George (Ray Lovelock) and Edna (Cristina Galbó) meet by accident whilst travelling separately to the Lake District – George to stay with some friends and Edna to visit her sister Katie (Jeannine Mestre) and brother-in-law Martin (José Lifante). Strangers to the area, the couple soon come under suspicion with the local police for a series of bizarre murders plaguing the area. However, as George and Edna begin to figure out the real reasons behind the brutal killings, they soon fear that it will only be a matter of time before they all succumb to the inexplicable ‘disease’ which appears to be behind the deaths, in this usually beautiful and tranquil part of northern England.
Complete with downbeat, twist ending, The Living Dead at Manchester Morgue – which holds the unique distinction of having been released internationally under a total of fifteen different titles – is unlike anything which came before or after. Though very much of its time, the film remains a unique and thoroughly unpleasant viewing experience, as applicable today as it was when released over forty years ago in 1974.
From the late 1960s through to the early 1980s, a host of Hollywood stars were happy to feature in an endless array of dubious and horrific potboilers, if it meant keeping their names in the public arena: for many their glittering careers had become little more than fond memories, mostly relived through magazine stills from the days before they found a new fanbase when their films were resurrected via the magic of home video. Some – like Boris Karloff in the psychedelic shocker The Sorcerers (1967) – pulled it off, whilst others were not so lucky: Oscar winner Jack Albertson would probably rather have forgotten his top billing in the patchy 1981 sleaze fest Dead and Buried.
One however who could hold his head high, was iconic American character actor Arthur Kennedy. By 1974 he was sixty years old and his glory days in cult classics like Lawrence of Arabia (1962) were long past. As a result he may have taken the role of a bitter and irritable detective in The Living Dead at Manchester Morgue more from necessity than initial desire for the material. Despite the fact his character has no redeeming qualities at all – obviously designed to garner sympathy for the innocent and misunderstood young protagonists George and Edna – his character nonetheless plays a pivotal part in the proceedings, making it more than simply a token representation of the law.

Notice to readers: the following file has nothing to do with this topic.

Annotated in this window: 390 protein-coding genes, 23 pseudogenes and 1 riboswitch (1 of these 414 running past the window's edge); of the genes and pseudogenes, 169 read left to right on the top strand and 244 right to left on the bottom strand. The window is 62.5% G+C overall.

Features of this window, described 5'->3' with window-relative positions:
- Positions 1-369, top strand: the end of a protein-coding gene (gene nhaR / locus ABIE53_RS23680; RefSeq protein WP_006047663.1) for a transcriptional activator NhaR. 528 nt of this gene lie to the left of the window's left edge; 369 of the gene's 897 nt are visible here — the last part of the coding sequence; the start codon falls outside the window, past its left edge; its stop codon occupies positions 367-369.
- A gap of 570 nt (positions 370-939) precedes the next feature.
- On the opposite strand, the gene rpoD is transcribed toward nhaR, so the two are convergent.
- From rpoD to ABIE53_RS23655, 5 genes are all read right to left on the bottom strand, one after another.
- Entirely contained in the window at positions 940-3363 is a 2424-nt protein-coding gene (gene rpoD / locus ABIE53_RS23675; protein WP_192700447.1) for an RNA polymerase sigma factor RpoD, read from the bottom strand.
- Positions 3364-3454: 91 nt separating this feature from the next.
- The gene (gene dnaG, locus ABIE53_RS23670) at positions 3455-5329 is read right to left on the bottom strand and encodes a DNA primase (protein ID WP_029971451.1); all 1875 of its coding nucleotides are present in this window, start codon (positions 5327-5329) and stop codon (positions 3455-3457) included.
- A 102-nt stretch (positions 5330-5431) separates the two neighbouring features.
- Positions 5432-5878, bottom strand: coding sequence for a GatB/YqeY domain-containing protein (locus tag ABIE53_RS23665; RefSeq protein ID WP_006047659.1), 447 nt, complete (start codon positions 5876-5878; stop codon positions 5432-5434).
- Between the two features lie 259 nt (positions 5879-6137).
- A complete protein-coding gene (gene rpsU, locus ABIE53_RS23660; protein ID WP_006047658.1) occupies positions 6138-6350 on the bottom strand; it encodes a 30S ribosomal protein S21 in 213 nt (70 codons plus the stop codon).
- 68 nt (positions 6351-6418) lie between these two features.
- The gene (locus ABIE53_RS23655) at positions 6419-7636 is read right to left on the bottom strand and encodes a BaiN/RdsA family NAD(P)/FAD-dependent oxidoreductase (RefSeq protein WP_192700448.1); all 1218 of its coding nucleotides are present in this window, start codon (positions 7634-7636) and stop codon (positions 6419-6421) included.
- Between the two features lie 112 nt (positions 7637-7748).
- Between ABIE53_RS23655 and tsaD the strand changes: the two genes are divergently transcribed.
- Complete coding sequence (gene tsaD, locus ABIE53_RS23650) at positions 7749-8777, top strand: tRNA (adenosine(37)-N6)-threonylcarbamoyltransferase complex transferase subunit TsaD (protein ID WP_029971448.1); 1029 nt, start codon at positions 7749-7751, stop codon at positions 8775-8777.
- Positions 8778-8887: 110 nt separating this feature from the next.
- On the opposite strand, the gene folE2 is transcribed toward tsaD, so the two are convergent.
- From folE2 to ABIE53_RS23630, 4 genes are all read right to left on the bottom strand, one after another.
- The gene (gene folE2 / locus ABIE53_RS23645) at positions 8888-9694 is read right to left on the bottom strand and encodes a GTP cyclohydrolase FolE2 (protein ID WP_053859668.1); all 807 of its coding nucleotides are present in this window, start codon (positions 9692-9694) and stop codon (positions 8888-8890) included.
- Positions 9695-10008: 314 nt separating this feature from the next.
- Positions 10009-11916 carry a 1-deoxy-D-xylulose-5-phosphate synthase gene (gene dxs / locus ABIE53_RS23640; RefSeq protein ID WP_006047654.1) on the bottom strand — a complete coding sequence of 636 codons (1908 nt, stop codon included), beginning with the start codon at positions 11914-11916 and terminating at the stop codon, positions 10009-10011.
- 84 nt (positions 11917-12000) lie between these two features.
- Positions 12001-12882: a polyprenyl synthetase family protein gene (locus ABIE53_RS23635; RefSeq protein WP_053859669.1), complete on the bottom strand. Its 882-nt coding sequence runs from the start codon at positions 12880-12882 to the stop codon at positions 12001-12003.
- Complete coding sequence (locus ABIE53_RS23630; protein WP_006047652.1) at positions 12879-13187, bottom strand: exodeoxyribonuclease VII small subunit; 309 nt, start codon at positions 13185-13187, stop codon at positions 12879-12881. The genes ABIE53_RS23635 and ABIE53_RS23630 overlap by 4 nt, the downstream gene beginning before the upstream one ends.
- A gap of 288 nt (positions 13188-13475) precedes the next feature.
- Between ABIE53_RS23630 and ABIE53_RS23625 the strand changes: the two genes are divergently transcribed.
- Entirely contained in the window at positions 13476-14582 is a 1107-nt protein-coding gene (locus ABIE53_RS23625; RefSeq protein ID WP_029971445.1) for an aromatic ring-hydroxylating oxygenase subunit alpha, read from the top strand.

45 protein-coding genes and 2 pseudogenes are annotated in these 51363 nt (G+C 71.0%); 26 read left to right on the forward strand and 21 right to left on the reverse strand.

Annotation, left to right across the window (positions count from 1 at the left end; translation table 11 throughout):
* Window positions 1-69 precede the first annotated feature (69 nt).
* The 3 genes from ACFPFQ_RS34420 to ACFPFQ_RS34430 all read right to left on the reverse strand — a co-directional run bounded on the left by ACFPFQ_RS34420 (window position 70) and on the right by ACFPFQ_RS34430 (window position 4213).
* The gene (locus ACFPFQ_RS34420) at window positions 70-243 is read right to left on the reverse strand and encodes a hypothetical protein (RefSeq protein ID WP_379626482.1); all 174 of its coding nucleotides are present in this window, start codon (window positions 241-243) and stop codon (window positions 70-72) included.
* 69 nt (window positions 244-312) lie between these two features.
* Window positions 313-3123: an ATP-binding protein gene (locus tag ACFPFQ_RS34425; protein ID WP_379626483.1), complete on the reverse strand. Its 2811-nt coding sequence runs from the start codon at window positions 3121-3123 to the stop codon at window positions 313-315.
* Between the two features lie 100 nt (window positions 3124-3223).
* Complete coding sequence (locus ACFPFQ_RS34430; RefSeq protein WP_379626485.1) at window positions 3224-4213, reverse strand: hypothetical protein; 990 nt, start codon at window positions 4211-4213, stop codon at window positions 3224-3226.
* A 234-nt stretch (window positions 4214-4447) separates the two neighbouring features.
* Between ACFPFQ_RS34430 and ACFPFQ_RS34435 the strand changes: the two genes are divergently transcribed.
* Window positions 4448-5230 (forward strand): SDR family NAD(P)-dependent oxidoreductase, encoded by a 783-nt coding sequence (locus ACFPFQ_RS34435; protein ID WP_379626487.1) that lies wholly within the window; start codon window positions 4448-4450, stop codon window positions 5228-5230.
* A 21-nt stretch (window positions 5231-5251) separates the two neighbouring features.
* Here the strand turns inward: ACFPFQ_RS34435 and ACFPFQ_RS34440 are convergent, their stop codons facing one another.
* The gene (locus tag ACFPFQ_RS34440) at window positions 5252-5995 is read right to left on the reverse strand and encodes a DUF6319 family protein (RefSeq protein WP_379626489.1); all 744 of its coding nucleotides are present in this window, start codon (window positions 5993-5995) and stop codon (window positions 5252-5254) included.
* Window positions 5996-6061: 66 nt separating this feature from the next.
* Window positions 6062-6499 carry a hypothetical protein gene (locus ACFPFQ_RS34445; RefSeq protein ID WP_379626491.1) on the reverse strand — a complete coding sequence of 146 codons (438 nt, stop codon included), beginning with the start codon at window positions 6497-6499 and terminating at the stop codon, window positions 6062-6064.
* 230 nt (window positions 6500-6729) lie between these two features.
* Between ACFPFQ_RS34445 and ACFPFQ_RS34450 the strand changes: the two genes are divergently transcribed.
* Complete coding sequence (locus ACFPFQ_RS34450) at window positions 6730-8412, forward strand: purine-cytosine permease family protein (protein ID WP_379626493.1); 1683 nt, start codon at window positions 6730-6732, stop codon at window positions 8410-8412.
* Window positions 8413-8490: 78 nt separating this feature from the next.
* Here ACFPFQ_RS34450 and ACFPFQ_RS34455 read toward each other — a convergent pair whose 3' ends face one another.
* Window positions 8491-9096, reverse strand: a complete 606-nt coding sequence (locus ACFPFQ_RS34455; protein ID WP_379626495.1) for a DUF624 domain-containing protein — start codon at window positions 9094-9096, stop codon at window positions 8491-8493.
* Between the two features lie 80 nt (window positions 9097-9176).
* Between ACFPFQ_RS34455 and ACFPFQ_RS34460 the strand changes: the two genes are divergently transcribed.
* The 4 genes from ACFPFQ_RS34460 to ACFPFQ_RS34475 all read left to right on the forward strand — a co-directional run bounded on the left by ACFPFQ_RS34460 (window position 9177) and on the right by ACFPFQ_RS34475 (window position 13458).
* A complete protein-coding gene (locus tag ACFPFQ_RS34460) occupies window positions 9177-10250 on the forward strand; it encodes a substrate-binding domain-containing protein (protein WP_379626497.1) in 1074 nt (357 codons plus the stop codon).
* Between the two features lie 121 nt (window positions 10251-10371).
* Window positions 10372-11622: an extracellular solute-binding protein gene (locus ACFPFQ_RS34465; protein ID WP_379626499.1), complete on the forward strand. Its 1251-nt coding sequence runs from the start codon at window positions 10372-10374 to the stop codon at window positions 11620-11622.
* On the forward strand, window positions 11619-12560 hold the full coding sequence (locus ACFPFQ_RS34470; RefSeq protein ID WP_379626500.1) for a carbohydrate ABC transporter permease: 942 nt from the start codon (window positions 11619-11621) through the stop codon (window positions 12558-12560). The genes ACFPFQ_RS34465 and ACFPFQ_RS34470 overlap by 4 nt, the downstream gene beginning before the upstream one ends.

Kennedy aside, it is Spanish actor Ray Lovelock and actress Cristina Galbó who hold the film together. As George and Edna, who meet by sheer fluke and who’s initial dislike soon turns to mutual respect and affection after being forced to rely on each other as the onslaught of the undead sets in, they bring a sense of realism to their increasingly desperate plight. It of course also helps they are a highly attractive and hip couple – in a 70s fashion – who a contemporary younger audience would have been able to relate to.
As far as the film’s real horror qualifications are concerned, it’s not hard to see why it is often heralded by fans and critics alike, as one of the best zombie movies ever produced. Exquisitely shot, it’s depiction of the tranquil and remote beauty of England’s Lake District only serves to heighten the physical horrors once they take place, scenes which are unbelievably graphic and realistic for the age in which the film was made. Only six short years after George A. Romero’s groundbreaking Night of the Living Dead (1968), here is a film which doesn’t cut away when the animated Lancashire corpses chow down in loving, lingering detail on livers, spleens and endless mouthfuls of realistically sloppy intestines. One of the film’s most notorious scenes concerning the grisly demise of a hospital receptionist – where some ravenous inmates literally start with her breasts and work their way down – will likely have even those with cast iron constitutions turn green with nausea. Though made in Britain, and featuring an American actor in a lead role, everything else about the film is strictly European. Being an Italian / Spanish co-production may go some way to explaining the film’s more liberal attitude to the female body and a degree of full-on visceral grittiness not seen in British horror cinema of the time, which was still in the grip of studios like Hammer who’s films in comparison appeared positively restrained.
As much as the film’s grim goriness or hypnotic beauty, it is its serious approach to its story basis which makes it not only convincing (to a point) but also relevant. Unlike other films in this popular sub-genre which have based the reanimation of the dead in the inexplicable or supernatural, here is one which puts the blame squarely on the shoulders of man in his constant quest for advancement to the detriment of the environment. From the opening scenes of George escaping a smog choked city – it’s identity never being fully established, only enhances the message that this could be happening anywhere – to the actual means which unwittingly wakes the dead, everything is coloured by a subtle, underlying warning. What can be seen in many ways as progression, may in fact be the ultimate cause of our destruction.
Words: Cleaver Patterson (@Cleaver68)